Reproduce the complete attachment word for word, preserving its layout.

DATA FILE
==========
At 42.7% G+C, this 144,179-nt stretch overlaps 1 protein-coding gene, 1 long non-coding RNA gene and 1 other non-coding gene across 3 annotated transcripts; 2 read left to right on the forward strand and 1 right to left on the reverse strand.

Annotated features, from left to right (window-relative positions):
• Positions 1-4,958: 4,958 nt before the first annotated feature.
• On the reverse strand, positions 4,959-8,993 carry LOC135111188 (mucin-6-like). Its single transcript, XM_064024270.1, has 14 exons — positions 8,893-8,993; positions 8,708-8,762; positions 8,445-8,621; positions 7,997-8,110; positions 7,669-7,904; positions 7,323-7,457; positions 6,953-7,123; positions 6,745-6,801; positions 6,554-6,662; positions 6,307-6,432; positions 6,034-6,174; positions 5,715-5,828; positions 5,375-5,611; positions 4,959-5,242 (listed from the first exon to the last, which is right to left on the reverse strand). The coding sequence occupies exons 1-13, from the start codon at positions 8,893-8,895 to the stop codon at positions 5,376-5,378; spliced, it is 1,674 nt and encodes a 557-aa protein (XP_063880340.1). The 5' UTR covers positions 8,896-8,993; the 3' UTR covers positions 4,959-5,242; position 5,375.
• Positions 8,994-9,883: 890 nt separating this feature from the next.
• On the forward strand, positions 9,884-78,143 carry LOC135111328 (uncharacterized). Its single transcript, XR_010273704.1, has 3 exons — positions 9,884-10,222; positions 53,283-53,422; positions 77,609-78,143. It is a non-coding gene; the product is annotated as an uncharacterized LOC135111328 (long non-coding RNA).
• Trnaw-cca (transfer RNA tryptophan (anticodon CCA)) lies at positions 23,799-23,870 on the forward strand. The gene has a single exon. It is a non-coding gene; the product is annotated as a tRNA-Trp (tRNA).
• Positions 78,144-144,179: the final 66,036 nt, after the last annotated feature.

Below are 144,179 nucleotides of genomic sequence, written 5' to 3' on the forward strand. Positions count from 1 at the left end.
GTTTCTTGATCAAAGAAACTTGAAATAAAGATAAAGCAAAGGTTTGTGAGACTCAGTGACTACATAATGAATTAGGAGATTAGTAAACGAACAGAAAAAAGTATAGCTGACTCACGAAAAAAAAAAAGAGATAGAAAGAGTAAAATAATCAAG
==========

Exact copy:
At 42.7% G+C, this 144,179-nt stretch overlaps 1 protein-coding gene, 1 long non-coding RNA gene and 1 other non-coding gene across 3 annotated transcripts; 2 read left to right on the forward strand and 1 right to left on the reverse strand.

Annotated features, from left to right (window-relative positions):
• Positions 1-4,958: 4,958 nt before the first annotated feature.
• On the reverse strand, positions 4,959-8,993 carry LOC135111188 (mucin-6-like). Its single transcript, XM_064024270.1, has 14 exons — positions 8,893-8,993; positions 8,708-8,762; positions 8,445-8,621; positions 7,997-8,110; positions 7,669-7,904; positions 7,323-7,457; positions 6,953-7,123; positions 6,745-6,801; positions 6,554-6,662; positions 6,307-6,432; positions 6,034-6,174; positions 5,715-5,828; positions 5,375-5,611; positions 4,959-5,242 (listed from the first exon to the last, which is right to left on the reverse strand). The coding sequence occupies exons 1-13, from the start codon at positions 8,893-8,895 to the stop codon at positions 5,376-5,378; spliced, it is 1,674 nt and encodes a 557-aa protein (XP_063880340.1). The 5' UTR covers positions 8,896-8,993; the 3' UTR covers positions 4,959-5,242; position 5,375.
• Positions 8,994-9,883: 890 nt separating this feature from the next.
• On the forward strand, positions 9,884-78,143 carry LOC135111328 (uncharacterized). Its single transcript, XR_010273704.1, has 3 exons — positions 9,884-10,222; positions 53,283-53,422; positions 77,609-78,143. It is a non-coding gene; the product is annotated as an uncharacterized LOC135111328 (long non-coding RNA).
• Trnaw-cca (transfer RNA tryptophan (anticodon CCA)) lies at positions 23,799-23,870 on the forward strand. The gene has a single exon. It is a non-coding gene; the product is annotated as a tRNA-Trp (tRNA).
• Positions 78,144-144,179: the final 66,036 nt, after the last annotated feature.

Below are 144,179 nucleotides of genomic sequence, written 5' to 3' on the forward strand. Positions count from 1 at the left end.
GTTTCTTGATCAAAGAAACTTGAAATAAAGATAAAGCAAAGGTTTGTGAGACTCAGTGACTACATAATGAATTAGGAGATTAGTAAACGAACAGAAAAAAGTATAGCTGACTCACGAAAAAAAAAAAGAGATAGAAAGAGTAAAATAATCAAG